Holloway's arm and pulled him out of the roadway.
reached the side of the road, Holloway told Officer Catoggio that he had a gun. Officer Catoggio handcuffed Holloway and A .357 caliber revolver, a baggie
proceeded to pat him down.
containing approximately thirty individually wrapped pieces of cocaine base, and $1327 in cash were recovered from Holloway. Holloway now contends that the seizure and search of his person violated his Fourth Amendment rights. factual findings underlying a district court's We review the ruling on a
motion to suppress for clear error and the legal conclusions de novo. 2009). The district court found that Holloway consented to Officer Catoggio's search of his vehicle. The court also found United States v. Neely, 564 F.3d 346, 349 (4th Cir.
that Officer Catoggio grabbed Holloway's arm and pulled him from the roadway for safety reasons, not as a seizure. Finally, the
district court concluded that the pat-down search of Holloway was justified based on reasonable suspicion of criminal activity and for officer safety because Holloway had been acting
suspiciously and admitted he possessed a firearm. We agree with the district court's conclusion that
Officer Catoggio did not "seize" Holloway.
The district court
credited Officer Catoggio's testimony that Holloway was stepping into a traffic lane and he grabbed Holloway's arm to protect him 4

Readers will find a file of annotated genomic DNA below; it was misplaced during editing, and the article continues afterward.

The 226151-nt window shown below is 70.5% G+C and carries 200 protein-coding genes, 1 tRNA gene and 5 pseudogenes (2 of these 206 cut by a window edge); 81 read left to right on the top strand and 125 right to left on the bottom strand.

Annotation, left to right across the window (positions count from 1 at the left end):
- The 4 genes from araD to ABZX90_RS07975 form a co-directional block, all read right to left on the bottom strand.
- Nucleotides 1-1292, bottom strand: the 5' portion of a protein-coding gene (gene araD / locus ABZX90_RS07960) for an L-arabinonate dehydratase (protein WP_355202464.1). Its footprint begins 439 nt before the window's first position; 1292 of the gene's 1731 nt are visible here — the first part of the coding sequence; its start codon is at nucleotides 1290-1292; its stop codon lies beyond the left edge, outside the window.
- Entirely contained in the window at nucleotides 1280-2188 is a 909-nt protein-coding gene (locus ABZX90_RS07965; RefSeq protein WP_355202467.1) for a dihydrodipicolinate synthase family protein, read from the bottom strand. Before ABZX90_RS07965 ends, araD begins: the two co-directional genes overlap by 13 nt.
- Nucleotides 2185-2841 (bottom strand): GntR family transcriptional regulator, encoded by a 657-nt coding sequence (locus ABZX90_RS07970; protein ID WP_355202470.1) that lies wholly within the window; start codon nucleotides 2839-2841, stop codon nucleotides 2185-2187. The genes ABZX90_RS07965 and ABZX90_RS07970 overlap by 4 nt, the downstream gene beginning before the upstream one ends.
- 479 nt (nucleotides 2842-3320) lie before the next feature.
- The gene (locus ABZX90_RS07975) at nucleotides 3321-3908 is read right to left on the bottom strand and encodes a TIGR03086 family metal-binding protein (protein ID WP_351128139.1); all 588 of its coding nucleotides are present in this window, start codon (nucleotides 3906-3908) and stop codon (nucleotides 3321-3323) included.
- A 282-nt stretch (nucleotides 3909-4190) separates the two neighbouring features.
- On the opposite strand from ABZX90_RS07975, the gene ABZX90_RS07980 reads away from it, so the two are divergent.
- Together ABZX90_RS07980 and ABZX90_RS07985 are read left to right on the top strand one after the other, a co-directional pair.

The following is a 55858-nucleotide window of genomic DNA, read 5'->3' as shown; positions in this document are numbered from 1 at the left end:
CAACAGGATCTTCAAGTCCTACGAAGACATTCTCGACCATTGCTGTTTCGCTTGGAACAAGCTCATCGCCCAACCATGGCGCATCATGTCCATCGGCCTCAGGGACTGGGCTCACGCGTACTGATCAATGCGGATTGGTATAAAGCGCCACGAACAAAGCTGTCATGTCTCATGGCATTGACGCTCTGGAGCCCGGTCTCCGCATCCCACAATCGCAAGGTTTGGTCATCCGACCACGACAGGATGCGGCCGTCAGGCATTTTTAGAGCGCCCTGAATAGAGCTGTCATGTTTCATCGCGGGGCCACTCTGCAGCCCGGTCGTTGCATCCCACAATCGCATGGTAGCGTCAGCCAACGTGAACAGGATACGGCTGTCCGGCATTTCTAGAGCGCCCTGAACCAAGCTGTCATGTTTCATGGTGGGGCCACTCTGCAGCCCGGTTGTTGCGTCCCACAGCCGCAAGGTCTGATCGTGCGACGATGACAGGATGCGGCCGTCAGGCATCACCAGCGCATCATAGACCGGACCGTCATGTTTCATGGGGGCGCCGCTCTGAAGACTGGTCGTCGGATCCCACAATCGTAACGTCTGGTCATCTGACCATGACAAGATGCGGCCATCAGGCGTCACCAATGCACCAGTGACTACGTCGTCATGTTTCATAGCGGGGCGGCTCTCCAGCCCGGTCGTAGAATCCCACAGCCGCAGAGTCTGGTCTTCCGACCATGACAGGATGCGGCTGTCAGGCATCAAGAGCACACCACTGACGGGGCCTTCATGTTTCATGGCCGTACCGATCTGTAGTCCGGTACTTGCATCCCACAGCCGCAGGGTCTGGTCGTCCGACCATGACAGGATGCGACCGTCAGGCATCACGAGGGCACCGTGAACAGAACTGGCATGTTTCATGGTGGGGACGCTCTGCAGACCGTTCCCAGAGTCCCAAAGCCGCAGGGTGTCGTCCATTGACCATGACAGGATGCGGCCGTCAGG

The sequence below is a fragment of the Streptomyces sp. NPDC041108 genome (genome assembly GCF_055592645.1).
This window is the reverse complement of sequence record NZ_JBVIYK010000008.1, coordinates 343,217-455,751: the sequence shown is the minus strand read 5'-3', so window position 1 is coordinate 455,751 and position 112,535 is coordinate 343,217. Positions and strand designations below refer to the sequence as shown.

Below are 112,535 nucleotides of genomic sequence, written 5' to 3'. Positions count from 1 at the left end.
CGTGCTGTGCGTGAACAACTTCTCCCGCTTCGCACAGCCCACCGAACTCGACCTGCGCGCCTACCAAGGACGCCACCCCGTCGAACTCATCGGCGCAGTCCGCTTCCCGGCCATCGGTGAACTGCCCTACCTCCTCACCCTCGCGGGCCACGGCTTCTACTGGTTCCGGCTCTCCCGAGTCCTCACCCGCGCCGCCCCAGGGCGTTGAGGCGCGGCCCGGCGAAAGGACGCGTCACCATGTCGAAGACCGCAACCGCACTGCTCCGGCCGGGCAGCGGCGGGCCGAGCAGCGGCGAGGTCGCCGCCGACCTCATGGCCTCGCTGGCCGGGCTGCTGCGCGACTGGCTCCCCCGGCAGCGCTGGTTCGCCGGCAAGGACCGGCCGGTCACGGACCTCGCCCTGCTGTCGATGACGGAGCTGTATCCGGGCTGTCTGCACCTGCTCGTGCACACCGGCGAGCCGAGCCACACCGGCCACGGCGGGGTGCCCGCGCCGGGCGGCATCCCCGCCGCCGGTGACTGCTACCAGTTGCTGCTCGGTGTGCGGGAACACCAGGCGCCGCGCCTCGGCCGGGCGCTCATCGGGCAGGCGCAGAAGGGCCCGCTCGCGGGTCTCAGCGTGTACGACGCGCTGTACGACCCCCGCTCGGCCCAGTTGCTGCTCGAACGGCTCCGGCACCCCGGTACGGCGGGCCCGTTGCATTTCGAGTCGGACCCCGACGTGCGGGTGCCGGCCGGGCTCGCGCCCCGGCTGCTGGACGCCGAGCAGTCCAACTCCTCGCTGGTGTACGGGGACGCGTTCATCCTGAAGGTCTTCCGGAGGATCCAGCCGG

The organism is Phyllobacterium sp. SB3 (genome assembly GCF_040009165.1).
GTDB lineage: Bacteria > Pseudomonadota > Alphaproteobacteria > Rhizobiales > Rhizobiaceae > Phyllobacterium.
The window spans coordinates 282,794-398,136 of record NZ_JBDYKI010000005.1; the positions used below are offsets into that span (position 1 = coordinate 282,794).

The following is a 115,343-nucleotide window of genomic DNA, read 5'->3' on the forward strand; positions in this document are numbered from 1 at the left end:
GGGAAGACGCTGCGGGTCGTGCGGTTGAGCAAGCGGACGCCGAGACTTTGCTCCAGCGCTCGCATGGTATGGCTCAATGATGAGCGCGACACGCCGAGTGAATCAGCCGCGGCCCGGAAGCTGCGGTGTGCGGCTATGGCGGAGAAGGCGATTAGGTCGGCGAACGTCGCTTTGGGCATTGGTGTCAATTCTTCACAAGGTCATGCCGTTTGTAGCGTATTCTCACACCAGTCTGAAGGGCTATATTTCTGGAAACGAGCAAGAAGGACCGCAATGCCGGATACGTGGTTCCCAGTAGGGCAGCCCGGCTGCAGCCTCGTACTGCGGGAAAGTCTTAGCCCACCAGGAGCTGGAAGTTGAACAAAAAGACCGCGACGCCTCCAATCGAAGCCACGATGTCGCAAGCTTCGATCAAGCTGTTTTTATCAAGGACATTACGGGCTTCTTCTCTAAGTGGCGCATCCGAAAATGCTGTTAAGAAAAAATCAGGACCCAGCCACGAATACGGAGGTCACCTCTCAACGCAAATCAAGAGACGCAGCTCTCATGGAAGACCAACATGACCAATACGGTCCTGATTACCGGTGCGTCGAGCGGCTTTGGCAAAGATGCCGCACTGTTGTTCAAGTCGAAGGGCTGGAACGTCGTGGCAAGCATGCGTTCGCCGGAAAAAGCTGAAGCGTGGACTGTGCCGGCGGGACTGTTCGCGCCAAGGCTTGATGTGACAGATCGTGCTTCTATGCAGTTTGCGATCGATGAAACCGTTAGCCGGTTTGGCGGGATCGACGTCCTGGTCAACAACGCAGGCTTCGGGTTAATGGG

from moving vehicles.
Given this evidence, the district court
did not clearly err when it determined that Holloway was not "seized" at that juncture. Holloway's second argument is that the pat-down search violated his Fourth Amendment rights. As a general rule, a
search or seizure without probable cause is unreasonable, and thus unconstitutional. 32 (2001) (noting See Kyllo v. United States, 533 U.S. 27, searches without probable cause are
This general rule, however,
is "subject to certain exceptions," Brigham City v. Stuart, 547 U.S. 398, 403 (2006), and "[w]e are to approach the Fourth
Amendment . . . with at least some measure of pragmatism," Mora v. City of Gaithersburg, 519 F.3d 216, 222 (4th Cir. 2008). An officer may search the interior of a vehicle
incident to a lawful traffic stop if he "possesses a reasonable belief based with on specific the and articulable inferences facts from which, those taken facts,
reasonably warrant the officer in believing that the suspect is dangerous and . . . may gain immediate control of weapons" in the vehicle. Michigan v. Long, 463 U.S. 1032, 1049 (1983)
(internal quotation marks omitted); see United States v. Holmes, 376 F.3d 270, 276 (4th Cir. 2004). whether (1) Officer Catoggio In this case, the inquiry is reasonably have believed
Holloway was dangerous and, if so, (2) whether Officer Catoggio 5
could reasonably have believed that Holloway could have gained immediate control of weapons. On district the facts that recounted above, we agree with search the of
Holloway was justified by reasonable suspicion that Holloway was dangerous and capable of gaining immediate control of weapons. Because Holloway weapons, Officer was his Catoggio and had a reasonable gain suspicion that of
Holloway's Fourth Amendment rights. The judgment of the district court is affirmed. dispense with oral argument because the facts and We
contentions are adequately presented in the materials before the court and argument would not aid the decisional process.